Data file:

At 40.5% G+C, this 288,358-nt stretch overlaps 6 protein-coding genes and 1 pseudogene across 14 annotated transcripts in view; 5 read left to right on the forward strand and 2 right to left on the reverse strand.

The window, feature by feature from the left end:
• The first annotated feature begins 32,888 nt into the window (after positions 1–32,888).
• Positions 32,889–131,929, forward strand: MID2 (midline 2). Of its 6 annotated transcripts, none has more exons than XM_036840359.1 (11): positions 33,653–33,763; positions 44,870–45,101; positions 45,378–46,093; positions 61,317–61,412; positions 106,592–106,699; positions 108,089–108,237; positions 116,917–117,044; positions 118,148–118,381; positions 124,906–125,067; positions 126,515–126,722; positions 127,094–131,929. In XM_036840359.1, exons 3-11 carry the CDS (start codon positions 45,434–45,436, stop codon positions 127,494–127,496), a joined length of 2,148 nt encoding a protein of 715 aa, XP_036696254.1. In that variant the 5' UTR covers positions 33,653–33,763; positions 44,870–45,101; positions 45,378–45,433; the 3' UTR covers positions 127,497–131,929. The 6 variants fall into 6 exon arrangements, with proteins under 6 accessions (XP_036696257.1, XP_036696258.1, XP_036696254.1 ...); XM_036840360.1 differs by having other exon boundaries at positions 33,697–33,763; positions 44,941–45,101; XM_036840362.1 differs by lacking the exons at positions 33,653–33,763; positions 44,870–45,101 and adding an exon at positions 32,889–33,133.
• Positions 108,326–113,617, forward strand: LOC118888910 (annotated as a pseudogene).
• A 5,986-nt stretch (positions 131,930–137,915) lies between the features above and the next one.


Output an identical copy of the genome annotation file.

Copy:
At 40.5% G+C, this 288,358-nt stretch overlaps 6 protein-coding genes and 1 pseudogene across 14 annotated transcripts in view; 5 read left to right on the forward strand and 2 right to left on the reverse strand.

The window, feature by feature from the left end:
• The first annotated feature begins 32,888 nt into the window (after positions 1–32,888).
• Positions 32,889–131,929, forward strand: MID2 (midline 2). Of its 6 annotated transcripts, none has more exons than XM_036840359.1 (11): positions 33,653–33,763; positions 44,870–45,101; positions 45,378–46,093; positions 61,317–61,412; positions 106,592–106,699; positions 108,089–108,237; positions 116,917–117,044; positions 118,148–118,381; positions 124,906–125,067; positions 126,515–126,722; positions 127,094–131,929. In XM_036840359.1, exons 3-11 carry the CDS (start codon positions 45,434–45,436, stop codon positions 127,494–127,496), a joined length of 2,148 nt encoding a protein of 715 aa, XP_036696254.1. In that variant the 5' UTR covers positions 33,653–33,763; positions 44,870–45,101; positions 45,378–45,433; the 3' UTR covers positions 127,497–131,929. The 6 variants fall into 6 exon arrangements, with proteins under 6 accessions (XP_036696257.1, XP_036696258.1, XP_036696254.1 ...); XM_036840360.1 differs by having other exon boundaries at positions 33,697–33,763; positions 44,941–45,101; XM_036840362.1 differs by lacking the exons at positions 33,653–33,763; positions 44,870–45,101 and adding an exon at positions 32,889–33,133.
• Positions 108,326–113,617, forward strand: LOC118888910 (annotated as a pseudogene).
• A 5,986-nt stretch (positions 131,930–137,915) lies between the features above and the next one.